This challenge actually leads to Jessica saving time instead of adding something else to a packed curriculum. She enjoys listening to the class conversation about applying geometry sparked by the student-authored problems. Jessica has also learned from years of experience with this process, that students often design problems that fit into the curriculum, and she can use some of their examples to design future homework and tests.
Every once in a while, Jessica chooses to model how she would solve a student-designed problem. An argument can be made that teaching students how a teacher learns can be more powerful than sharing what she already knows. If the teacher struggles along the way and makes mistakes – all the better. Watching a teacher cope with failure can be an enormous relief for many students who lack confidence in their own skills.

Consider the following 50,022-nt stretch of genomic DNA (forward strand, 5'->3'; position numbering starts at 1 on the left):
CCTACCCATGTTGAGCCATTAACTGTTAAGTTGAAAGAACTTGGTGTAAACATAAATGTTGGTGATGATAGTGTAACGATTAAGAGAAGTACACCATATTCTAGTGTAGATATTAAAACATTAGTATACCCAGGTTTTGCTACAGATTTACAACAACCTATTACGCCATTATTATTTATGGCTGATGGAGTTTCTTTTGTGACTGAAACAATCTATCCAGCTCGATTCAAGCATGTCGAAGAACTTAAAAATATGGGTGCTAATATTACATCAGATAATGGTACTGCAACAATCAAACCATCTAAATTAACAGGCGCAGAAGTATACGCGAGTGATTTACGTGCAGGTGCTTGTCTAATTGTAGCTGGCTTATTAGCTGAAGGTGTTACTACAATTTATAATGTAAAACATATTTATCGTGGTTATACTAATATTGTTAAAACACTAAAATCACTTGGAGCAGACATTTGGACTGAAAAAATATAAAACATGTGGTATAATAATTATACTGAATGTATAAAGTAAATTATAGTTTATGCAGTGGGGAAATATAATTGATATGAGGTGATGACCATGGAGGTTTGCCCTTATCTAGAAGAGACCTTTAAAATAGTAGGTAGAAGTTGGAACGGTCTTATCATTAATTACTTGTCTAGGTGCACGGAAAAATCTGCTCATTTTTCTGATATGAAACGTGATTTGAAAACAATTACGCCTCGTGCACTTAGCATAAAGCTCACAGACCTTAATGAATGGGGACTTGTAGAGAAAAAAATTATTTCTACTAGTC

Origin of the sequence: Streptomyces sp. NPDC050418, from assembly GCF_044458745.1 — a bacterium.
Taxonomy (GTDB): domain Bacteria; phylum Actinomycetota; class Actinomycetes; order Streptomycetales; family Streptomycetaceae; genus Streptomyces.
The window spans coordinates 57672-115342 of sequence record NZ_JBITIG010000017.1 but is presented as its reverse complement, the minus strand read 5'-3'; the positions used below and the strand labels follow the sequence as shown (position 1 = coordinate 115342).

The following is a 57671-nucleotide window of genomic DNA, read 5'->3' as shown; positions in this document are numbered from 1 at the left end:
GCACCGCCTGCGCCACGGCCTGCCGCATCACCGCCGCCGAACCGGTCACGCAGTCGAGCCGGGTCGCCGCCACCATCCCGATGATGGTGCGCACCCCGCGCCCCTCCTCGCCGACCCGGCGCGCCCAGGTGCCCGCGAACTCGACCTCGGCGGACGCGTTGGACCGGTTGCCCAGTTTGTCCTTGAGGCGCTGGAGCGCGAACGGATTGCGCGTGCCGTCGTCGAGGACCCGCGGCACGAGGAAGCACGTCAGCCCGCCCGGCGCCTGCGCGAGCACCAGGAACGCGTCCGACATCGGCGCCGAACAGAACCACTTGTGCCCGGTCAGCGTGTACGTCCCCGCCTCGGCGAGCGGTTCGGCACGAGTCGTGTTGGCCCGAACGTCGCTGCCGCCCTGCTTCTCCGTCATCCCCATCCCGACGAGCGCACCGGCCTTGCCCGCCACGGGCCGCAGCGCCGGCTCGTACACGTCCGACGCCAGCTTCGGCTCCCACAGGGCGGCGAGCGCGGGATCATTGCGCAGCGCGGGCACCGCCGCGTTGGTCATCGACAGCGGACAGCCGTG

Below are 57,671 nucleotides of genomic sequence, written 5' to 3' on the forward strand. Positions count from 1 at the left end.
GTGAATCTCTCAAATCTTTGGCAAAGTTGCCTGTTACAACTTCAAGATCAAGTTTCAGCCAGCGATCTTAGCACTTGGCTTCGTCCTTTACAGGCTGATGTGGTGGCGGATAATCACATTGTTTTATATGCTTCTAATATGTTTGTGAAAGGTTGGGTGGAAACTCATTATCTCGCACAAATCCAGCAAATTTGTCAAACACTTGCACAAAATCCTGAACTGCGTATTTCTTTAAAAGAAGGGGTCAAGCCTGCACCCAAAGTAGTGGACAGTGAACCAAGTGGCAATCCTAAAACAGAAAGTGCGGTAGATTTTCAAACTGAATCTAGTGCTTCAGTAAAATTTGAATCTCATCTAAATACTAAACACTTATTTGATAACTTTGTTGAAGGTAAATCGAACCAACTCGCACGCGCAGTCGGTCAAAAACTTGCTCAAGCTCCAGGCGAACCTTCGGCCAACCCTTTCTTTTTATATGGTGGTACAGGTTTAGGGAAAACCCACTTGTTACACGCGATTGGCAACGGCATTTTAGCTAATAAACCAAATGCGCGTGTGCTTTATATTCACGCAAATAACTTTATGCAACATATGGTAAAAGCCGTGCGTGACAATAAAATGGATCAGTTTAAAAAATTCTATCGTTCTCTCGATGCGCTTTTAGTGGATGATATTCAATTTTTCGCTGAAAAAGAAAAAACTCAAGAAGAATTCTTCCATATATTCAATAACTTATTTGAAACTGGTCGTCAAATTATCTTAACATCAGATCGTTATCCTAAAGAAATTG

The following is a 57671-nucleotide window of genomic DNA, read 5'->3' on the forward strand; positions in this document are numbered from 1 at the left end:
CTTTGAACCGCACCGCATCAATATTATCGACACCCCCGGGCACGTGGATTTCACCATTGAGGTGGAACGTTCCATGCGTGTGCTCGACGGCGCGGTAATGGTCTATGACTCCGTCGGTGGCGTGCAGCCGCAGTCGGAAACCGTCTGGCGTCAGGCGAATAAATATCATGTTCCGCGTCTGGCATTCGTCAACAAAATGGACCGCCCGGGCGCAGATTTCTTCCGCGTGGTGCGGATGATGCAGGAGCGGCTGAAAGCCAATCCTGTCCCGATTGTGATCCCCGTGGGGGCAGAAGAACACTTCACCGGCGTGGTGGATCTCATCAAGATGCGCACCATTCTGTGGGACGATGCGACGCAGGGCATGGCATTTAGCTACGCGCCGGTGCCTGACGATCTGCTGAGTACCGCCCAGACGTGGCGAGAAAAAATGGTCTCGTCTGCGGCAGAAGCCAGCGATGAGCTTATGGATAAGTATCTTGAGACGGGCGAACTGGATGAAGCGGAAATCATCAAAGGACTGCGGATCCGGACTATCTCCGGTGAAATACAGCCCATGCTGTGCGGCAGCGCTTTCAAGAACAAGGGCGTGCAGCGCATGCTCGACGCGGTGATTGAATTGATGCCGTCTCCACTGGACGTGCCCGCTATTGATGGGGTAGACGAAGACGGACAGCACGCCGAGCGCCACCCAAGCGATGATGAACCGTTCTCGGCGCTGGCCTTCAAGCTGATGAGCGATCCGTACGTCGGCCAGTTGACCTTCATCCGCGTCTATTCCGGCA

Compare the two different approaches of solve vs. involve. When the class is guided to arrive at the same answer for the “baseball game “solve” photo”, the teacher learns about specific content knowledge. There are two possible drawbacks to this approach. The simple one is that some students might copy from their friends. The more complicated one is that it is possible for a student to memorize how to solve a problem without actually understanding how to apply the knowledge beyond the structured support of the teacher. However, when the directions shift to “paper cup “involve” in photo 2”, the teacher gains an extra insight into the creativity of the student to design a problem. Now the teacher has a deeper understanding of a student’s comprehension.